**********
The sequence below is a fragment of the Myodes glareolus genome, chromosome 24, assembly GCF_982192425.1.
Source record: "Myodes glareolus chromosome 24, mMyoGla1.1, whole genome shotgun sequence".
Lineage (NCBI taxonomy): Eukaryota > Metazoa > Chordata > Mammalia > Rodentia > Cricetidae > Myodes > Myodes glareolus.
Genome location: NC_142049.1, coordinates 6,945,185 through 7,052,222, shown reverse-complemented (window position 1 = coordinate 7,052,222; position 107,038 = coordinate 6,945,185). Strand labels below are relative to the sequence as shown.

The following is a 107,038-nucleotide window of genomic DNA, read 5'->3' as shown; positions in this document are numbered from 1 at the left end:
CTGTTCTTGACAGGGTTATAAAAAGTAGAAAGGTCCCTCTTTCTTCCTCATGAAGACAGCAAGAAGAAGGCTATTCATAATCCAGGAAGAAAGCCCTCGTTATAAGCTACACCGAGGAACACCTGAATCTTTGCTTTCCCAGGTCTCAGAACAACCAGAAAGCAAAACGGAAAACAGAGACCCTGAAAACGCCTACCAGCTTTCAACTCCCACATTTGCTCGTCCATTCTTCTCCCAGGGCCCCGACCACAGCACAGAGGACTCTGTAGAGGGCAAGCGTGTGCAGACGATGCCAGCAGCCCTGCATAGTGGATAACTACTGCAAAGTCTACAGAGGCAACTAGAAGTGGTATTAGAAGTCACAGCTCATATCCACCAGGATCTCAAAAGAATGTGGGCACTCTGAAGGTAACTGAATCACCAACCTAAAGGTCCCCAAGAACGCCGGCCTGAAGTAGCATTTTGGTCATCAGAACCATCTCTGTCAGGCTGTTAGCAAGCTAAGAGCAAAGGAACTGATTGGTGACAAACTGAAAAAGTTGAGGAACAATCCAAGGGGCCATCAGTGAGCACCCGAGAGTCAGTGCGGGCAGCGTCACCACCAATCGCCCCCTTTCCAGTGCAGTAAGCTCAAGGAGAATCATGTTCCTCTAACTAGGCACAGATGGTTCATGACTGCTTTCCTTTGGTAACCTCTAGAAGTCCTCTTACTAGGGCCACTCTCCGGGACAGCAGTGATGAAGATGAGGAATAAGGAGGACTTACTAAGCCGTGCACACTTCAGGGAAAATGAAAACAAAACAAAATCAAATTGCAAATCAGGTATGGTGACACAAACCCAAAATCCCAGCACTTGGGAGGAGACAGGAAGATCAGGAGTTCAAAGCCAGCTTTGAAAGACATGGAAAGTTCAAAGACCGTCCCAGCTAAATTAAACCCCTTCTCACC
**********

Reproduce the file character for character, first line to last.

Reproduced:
The sequence below is a fragment of the Myodes glareolus genome, chromosome 24, assembly GCF_982192425.1.
Source record: "Myodes glareolus chromosome 24, mMyoGla1.1, whole genome shotgun sequence".
Lineage (NCBI taxonomy): Eukaryota > Metazoa > Chordata > Mammalia > Rodentia > Cricetidae > Myodes > Myodes glareolus.
Genome location: NC_142049.1, coordinates 6,945,185 through 7,052,222, shown reverse-complemented (window position 1 = coordinate 7,052,222; position 107,038 = coordinate 6,945,185). Strand labels below are relative to the sequence as shown.

The following is a 107,038-nucleotide window of genomic DNA, read 5'->3' as shown; positions in this document are numbered from 1 at the left end:
CTGTTCTTGACAGGGTTATAAAAAGTAGAAAGGTCCCTCTTTCTTCCTCATGAAGACAGCAAGAAGAAGGCTATTCATAATCCAGGAAGAAAGCCCTCGTTATAAGCTACACCGAGGAACACCTGAATCTTTGCTTTCCCAGGTCTCAGAACAACCAGAAAGCAAAACGGAAAACAGAGACCCTGAAAACGCCTACCAGCTTTCAACTCCCACATTTGCTCGTCCATTCTTCTCCCAGGGCCCCGACCACAGCACAGAGGACTCTGTAGAGGGCAAGCGTGTGCAGACGATGCCAGCAGCCCTGCATAGTGGATAACTACTGCAAAGTCTACAGAGGCAACTAGAAGTGGTATTAGAAGTCACAGCTCATATCCACCAGGATCTCAAAAGAATGTGGGCACTCTGAAGGTAACTGAATCACCAACCTAAAGGTCCCCAAGAACGCCGGCCTGAAGTAGCATTTTGGTCATCAGAACCATCTCTGTCAGGCTGTTAGCAAGCTAAGAGCAAAGGAACTGATTGGTGACAAACTGAAAAAGTTGAGGAACAATCCAAGGGGCCATCAGTGAGCACCCGAGAGTCAGTGCGGGCAGCGTCACCACCAATCGCCCCCTTTCCAGTGCAGTAAGCTCAAGGAGAATCATGTTCCTCTAACTAGGCACAGATGGTTCATGACTGCTTTCCTTTGGTAACCTCTAGAAGTCCTCTTACTAGGGCCACTCTCCGGGACAGCAGTGATGAAGATGAGGAATAAGGAGGACTTACTAAGCCGTGCACACTTCAGGGAAAATGAAAACAAAACAAAATCAAATTGCAAATCAGGTATGGTGACACAAACCCAAAATCCCAGCACTTGGGAGGAGACAGGAAGATCAGGAGTTCAAAGCCAGCTTTGAAAGACATGGAAAGTTCAAAGACCGTCCCAGCTAAATTAAACCCCTTCTCACC